Skip to main content
We offer virtual meeting options for our Clients - click here for more information

Exit WCAG Theme

Switch to Non-ADA Website

Accessibility Options

Select Text Sizes

Select Text Color

Website Accessibility Information Close Options
Close Menu

Financial Arguments Could Hint At Deeper Problems

Divorce experts note that arguing about money is often the first step toward divorce. When they look for warning signs in a relationship that mean divorce will eventually happen, they look for these arguments more than disagreements about anything else.

Why is money so important? There are many reasons, and the issues could be purely financial. If a spouse is always wasting money and making it harder or impossible for the family to make ends meet, that could lead to a split.

However, experts note that these arguments could actually suggest there are other issues that the couple hasn’t yet exposed. These root issues lead to financial arguments, but they are not strictly financial on their own.

For example, the disagreement could start because one spouse always controls the money and doesn’t give the other person any decision-making power. This could show that there are power issues and trust issues. One spouse is too controlling, or the other is not trustworthy, or both.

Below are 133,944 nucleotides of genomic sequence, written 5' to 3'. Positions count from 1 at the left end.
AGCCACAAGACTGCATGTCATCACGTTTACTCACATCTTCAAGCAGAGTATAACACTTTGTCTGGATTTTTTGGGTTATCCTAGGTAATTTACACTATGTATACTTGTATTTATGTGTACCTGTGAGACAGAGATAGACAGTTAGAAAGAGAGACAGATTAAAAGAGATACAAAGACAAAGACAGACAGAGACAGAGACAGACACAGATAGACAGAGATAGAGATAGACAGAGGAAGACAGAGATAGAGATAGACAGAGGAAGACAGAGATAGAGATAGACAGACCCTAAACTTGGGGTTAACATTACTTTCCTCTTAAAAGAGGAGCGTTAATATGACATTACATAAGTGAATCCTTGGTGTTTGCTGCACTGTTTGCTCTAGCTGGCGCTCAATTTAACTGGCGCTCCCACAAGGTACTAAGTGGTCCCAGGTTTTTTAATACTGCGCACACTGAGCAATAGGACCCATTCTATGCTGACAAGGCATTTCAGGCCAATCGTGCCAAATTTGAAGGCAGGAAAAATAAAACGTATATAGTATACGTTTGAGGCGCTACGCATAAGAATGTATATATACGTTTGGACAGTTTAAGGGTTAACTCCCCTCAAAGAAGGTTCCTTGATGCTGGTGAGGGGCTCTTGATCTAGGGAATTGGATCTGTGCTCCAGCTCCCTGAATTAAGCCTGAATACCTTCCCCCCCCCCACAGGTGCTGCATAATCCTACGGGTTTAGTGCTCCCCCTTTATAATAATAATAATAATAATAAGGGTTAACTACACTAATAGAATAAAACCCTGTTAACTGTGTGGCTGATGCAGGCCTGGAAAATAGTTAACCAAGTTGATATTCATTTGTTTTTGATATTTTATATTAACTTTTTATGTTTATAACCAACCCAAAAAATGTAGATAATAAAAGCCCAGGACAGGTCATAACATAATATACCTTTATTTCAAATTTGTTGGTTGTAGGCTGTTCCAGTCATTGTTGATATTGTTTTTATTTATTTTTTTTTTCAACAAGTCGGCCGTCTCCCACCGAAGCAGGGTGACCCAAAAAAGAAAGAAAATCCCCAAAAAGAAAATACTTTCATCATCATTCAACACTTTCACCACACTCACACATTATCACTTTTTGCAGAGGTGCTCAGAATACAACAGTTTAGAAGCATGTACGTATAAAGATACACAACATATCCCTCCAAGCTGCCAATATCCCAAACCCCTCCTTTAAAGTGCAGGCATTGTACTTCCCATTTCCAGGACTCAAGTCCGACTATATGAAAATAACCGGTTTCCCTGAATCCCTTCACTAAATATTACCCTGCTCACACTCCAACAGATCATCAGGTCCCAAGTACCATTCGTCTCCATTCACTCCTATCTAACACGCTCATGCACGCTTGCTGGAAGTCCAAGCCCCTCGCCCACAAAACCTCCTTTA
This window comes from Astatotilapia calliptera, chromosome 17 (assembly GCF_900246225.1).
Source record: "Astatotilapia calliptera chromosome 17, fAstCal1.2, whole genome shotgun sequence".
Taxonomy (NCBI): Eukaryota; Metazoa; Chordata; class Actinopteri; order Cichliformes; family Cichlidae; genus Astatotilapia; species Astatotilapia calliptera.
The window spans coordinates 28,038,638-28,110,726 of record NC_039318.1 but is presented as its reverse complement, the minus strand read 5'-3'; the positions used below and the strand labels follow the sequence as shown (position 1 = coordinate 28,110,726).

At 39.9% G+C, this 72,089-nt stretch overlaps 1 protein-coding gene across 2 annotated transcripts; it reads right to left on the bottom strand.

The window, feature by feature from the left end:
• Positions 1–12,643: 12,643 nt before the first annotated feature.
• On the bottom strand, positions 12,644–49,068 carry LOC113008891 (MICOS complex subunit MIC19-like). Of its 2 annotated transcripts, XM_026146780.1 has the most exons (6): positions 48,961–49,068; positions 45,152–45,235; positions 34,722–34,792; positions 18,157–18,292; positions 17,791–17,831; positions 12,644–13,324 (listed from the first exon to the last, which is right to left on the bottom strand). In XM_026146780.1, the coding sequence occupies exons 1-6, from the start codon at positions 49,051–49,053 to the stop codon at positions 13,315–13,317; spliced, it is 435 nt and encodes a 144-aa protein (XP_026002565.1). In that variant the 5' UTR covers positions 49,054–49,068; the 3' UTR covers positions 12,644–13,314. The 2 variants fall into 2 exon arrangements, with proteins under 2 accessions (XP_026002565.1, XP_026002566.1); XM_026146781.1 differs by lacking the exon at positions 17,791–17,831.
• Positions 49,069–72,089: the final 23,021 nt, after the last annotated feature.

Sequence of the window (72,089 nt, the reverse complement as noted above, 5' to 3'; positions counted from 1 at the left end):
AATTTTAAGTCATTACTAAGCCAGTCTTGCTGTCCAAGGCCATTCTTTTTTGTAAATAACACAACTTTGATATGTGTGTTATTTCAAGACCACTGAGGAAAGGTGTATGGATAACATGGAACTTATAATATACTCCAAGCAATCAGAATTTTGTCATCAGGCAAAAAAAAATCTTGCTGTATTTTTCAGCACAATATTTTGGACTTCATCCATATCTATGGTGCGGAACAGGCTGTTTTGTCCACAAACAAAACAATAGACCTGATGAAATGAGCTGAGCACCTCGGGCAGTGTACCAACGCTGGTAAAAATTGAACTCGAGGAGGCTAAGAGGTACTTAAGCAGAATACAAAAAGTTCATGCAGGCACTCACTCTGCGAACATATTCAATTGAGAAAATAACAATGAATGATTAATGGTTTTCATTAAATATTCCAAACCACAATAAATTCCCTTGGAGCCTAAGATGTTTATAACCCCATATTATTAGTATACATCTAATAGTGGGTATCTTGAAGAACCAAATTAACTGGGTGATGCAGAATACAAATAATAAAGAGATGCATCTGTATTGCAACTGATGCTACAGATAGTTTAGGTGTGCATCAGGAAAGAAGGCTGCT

Eventually, these other issues could cause the relationship to fragment. A spouse who does not trust his or her partner with money may not trust that person with raising children or may constantly wonder if he or she is being faithful to the relationship. This can slowly drive a wedge between the couple. The financial disagreements were just the first step.

If you and your spouse fight so much about money and related issues that you decide to get divorced, you must know your legal rights. This process can be complicated with a high-asset divorce, but it’s very important to be informed and to fully understand the state laws.

Source: Huffington Post, “Divorce Study: Financial Arguments Early In Relationship May Predict Divorce,” accessed March 16, 2017

By submitting this form I acknowledge that form submissions via this website do not create an attorney-client relationship, and any information I send is not protected by attorney-client privilege.

The information on this website is for general information purposes only. Nothing on this site should be taken as legal advice for any individual case or situation. This information is not intended to create, and receipt or viewing does not constitute, an attorney-client relationship.

No content on this site may be reused in any fashion without written permission from www.kainenlawgroup.com

Skip footer and go back to main navigation